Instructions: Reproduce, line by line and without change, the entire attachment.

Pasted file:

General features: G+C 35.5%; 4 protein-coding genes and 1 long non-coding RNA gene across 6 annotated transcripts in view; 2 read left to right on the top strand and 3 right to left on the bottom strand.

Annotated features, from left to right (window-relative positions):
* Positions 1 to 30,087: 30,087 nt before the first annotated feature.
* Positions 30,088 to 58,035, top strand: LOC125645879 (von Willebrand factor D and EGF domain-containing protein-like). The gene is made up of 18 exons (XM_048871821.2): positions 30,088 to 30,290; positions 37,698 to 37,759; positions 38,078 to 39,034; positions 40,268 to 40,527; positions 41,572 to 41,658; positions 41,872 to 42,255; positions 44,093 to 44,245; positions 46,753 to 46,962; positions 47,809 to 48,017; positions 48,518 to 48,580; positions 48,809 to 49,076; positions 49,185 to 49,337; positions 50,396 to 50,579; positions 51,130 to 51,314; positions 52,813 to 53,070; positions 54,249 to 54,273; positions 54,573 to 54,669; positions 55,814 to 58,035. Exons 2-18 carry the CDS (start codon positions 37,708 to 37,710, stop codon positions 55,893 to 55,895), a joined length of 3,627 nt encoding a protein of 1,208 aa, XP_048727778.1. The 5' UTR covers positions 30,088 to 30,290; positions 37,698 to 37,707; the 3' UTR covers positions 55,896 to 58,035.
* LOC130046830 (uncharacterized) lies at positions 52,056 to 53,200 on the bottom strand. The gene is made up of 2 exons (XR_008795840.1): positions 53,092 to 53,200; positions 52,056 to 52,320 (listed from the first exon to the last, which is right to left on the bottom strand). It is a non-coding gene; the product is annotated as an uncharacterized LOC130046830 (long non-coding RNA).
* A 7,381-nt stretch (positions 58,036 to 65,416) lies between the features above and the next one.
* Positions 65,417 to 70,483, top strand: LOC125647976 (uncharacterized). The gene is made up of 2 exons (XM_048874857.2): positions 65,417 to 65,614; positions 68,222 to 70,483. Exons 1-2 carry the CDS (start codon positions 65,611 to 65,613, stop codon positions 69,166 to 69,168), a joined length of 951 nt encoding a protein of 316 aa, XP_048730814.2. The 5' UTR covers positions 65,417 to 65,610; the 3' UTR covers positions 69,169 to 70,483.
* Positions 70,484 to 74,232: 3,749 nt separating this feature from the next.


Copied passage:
General features: G+C 35.5%; 4 protein-coding genes and 1 long non-coding RNA gene across 6 annotated transcripts in view; 2 read left to right on the top strand and 3 right to left on the bottom strand.

Annotated features, from left to right (window-relative positions):
* Positions 1 to 30,087: 30,087 nt before the first annotated feature.
* Positions 30,088 to 58,035, top strand: LOC125645879 (von Willebrand factor D and EGF domain-containing protein-like). The gene is made up of 18 exons (XM_048871821.2): positions 30,088 to 30,290; positions 37,698 to 37,759; positions 38,078 to 39,034; positions 40,268 to 40,527; positions 41,572 to 41,658; positions 41,872 to 42,255; positions 44,093 to 44,245; positions 46,753 to 46,962; positions 47,809 to 48,017; positions 48,518 to 48,580; positions 48,809 to 49,076; positions 49,185 to 49,337; positions 50,396 to 50,579; positions 51,130 to 51,314; positions 52,813 to 53,070; positions 54,249 to 54,273; positions 54,573 to 54,669; positions 55,814 to 58,035. Exons 2-18 carry the CDS (start codon positions 37,708 to 37,710, stop codon positions 55,893 to 55,895), a joined length of 3,627 nt encoding a protein of 1,208 aa, XP_048727778.1. The 5' UTR covers positions 30,088 to 30,290; positions 37,698 to 37,707; the 3' UTR covers positions 55,896 to 58,035.
* LOC130046830 (uncharacterized) lies at positions 52,056 to 53,200 on the bottom strand. The gene is made up of 2 exons (XR_008795840.1): positions 53,092 to 53,200; positions 52,056 to 52,320 (listed from the first exon to the last, which is right to left on the bottom strand). It is a non-coding gene; the product is annotated as an uncharacterized LOC130046830 (long non-coding RNA).
* A 7,381-nt stretch (positions 58,036 to 65,416) lies between the features above and the next one.
* Positions 65,417 to 70,483, top strand: LOC125647976 (uncharacterized). The gene is made up of 2 exons (XM_048874857.2): positions 65,417 to 65,614; positions 68,222 to 70,483. Exons 1-2 carry the CDS (start codon positions 65,611 to 65,613, stop codon positions 69,166 to 69,168), a joined length of 951 nt encoding a protein of 316 aa, XP_048730814.2. The 5' UTR covers positions 65,417 to 65,610; the 3' UTR covers positions 69,169 to 70,483.
* Positions 70,484 to 74,232: 3,749 nt separating this feature from the next.